Malawi Taxis and Car Rental

Both licensed and unlicensed taxis are available in all Malawi’s cities, although unlicensed cabs should be avoided. The vehicles themselves vary in age, condition, comfort, and maintenance, making each journey potentially a mini-adventure. Prices quoted to tourists are typically at least three times the going rate, so you should be prepared to negotiation a more reasonable fare before setting off. Ask an expat or friendly local what the price of the trip should be so you have a baseline for comparison. Avoid traveling at night if possible, as roads are unlit and accidents frequent. In the capital, BamberGTaxis (+265-951-308-0468) and Sputnik Airport Taxis (+265-761-563) are reliable operators. For short trips around town, a bicycle taxi (shapa shay), is a fun and cheap way to get around.

Given the reasonable state of Malawi's roads, self-drive is a good way to see the country, although by local standards it’s not exactly cheap unless you’re traveling in a small group and can share costs. Rural routes after heavy rain may become impassable, but major roads are generally well-maintained. Airports offer car rental though international companies such as Avis, but depots in the cities tend to have local firms whose idea of maintenance may not be up to Western standards. Roads in large cities can get crowded in rush hour, although in general the number of vehicles on Malawi’s streets is a fair way from stressful.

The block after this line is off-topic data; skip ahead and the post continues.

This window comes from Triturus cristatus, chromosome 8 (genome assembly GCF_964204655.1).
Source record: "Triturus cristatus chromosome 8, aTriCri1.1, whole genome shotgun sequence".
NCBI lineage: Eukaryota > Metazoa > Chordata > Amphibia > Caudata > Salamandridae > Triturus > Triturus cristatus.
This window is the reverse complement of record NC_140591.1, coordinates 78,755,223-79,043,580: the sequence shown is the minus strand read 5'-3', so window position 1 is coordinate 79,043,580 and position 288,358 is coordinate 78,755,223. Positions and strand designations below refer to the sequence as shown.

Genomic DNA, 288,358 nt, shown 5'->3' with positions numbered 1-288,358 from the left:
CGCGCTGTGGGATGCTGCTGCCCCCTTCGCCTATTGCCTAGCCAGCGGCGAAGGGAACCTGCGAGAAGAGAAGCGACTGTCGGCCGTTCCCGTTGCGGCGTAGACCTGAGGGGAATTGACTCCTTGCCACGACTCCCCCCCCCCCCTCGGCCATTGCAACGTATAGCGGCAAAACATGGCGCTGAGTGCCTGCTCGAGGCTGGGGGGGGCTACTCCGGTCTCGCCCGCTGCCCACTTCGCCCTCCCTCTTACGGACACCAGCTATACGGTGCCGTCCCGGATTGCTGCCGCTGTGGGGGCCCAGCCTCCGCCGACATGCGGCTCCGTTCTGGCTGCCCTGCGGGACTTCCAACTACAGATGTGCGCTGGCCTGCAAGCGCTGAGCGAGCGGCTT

Malawi Water Taxis

Getting around Malawi by boat is one of the most enjoyable forms of transportation, with Lake Malawi at its hub. Ferries from Monkey Bay to Chilumba run regularly and take about eight hours if everything goes smoothly. If not, you'll likely lose a day, although reliability has improved lately. Ferries also connect the islands in the lake and tickets are reasonably priced. It’s possible to arrive in Malawi via a boat from Tanzania’s Mbamba Bay to Nikhata Bay, a four–hour, incredibly cheap trip.

Malawi Trains and Buses

For mainstream tourism, Malawi’s rail services offer little help, although the weekly train between Blantyre and Balaka makes for a ridiculously cheap excursion. Liwonde to the border town of Nayuchi is another useful route. The luxury end of Malawi bus transportation is run by Shire Bus Lines with a thrice-daily coach from Lilongwe to Blantyre.

Sacramento Bus offers express service between Lilongwe and Mzuzu, while Shire Buses also provides city-link express buses with limited stops and no standing in the aisles. The ordinary, uncomfortable long-distance buses stop absolutely everywhere, making journeys excruciatingly painful. For traveling around the cities, minibuses (usually provided as pick-up trucks with standing room only) are a scary, but practically free option. Lilongwe is also served by the Axa Bus Company.